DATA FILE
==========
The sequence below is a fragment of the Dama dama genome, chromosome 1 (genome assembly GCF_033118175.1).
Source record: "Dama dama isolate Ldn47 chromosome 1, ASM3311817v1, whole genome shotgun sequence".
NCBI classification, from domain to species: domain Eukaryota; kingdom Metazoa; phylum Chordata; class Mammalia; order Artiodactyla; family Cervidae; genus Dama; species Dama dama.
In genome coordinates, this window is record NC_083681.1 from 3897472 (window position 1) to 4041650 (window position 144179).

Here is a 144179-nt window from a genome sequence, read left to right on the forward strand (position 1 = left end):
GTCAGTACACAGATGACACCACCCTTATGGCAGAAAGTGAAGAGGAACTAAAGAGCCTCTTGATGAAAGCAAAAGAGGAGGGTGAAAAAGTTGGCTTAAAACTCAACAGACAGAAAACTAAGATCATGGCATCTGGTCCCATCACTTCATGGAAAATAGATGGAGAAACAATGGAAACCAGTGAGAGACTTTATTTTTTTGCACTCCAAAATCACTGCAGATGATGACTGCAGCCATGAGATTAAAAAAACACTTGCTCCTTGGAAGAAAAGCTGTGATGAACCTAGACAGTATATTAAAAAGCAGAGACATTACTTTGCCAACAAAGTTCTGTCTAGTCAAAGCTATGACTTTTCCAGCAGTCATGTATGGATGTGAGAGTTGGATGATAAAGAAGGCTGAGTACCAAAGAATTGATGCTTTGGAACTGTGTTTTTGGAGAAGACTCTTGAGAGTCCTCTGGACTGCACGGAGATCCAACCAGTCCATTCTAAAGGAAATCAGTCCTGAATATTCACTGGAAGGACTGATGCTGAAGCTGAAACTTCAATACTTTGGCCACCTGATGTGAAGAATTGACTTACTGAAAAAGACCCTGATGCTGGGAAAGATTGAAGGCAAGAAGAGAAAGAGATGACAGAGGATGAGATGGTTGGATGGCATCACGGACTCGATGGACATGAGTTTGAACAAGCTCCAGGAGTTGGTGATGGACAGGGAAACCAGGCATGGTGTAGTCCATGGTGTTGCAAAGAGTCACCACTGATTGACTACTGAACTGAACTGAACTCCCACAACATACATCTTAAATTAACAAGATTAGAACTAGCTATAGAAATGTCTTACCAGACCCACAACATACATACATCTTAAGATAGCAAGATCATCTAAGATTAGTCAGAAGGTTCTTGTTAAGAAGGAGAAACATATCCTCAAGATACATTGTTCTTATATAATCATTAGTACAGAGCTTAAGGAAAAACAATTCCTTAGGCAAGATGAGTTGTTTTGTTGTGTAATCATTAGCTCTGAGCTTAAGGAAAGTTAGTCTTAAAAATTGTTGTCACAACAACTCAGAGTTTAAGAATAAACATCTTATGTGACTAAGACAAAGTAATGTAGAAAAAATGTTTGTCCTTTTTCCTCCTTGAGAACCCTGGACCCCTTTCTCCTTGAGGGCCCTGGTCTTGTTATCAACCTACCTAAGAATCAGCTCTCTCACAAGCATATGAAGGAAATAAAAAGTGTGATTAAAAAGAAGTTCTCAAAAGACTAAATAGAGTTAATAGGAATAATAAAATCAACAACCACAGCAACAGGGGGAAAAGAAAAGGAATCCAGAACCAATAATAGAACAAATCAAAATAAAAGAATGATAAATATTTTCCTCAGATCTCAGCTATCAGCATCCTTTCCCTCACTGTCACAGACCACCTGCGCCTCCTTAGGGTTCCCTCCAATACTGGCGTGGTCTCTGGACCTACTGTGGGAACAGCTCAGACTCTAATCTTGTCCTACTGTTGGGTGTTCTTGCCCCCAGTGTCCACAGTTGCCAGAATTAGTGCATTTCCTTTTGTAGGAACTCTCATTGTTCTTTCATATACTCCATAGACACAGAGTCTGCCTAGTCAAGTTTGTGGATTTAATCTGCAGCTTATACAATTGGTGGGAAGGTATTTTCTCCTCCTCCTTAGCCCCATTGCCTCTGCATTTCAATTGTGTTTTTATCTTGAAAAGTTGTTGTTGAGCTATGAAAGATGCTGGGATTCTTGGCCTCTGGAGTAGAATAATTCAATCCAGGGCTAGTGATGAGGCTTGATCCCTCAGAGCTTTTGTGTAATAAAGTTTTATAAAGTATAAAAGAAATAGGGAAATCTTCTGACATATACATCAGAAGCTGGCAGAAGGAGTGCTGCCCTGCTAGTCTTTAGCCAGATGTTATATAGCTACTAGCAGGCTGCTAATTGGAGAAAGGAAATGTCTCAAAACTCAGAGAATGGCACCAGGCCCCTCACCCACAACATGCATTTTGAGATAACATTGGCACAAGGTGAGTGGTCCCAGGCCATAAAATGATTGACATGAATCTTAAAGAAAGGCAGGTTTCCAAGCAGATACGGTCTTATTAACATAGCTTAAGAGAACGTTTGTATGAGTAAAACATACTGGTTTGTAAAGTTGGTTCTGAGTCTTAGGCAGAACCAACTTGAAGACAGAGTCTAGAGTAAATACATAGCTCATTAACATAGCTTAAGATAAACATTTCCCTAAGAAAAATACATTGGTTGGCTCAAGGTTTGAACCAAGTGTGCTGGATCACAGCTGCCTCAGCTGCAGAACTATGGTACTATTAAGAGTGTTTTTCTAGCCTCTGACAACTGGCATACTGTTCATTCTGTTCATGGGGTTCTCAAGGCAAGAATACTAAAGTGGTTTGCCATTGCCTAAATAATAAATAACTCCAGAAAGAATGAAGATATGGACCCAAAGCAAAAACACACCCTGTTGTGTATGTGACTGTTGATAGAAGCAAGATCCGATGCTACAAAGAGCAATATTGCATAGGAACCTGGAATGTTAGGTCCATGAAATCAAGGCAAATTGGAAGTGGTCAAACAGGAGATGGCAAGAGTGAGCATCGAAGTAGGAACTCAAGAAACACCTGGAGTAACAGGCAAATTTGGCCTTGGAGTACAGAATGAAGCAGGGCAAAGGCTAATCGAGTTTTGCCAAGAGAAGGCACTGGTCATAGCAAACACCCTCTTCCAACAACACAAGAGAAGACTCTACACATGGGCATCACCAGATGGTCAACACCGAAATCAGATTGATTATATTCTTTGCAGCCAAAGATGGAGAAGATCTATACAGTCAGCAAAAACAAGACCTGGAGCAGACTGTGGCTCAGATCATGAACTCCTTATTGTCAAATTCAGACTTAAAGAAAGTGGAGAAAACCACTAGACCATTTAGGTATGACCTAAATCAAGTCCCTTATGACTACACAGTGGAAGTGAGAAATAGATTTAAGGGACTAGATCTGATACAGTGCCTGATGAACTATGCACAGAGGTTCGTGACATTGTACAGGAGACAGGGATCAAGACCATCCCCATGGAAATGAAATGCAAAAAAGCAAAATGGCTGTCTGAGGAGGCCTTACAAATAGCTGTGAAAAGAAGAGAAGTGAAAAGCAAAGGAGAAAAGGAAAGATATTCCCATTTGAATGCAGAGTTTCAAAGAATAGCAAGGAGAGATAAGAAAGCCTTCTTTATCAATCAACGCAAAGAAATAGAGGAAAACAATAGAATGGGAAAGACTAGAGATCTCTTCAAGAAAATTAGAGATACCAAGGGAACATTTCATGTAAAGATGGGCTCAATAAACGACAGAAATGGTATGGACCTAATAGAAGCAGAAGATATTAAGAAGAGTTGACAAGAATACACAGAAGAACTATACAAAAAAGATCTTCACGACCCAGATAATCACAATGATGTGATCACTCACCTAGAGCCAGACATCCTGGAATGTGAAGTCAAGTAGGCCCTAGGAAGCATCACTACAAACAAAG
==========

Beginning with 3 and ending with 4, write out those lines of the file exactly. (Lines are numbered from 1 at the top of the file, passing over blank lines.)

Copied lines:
NCBI classification, from domain to species: domain Eukaryota; kingdom Metazoa; phylum Chordata; class Mammalia; order Artiodactyla; family Cervidae; genus Dama; species Dama dama.
In genome coordinates, this window is record NC_083681.1 from 3897472 (window position 1) to 4041650 (window position 144179).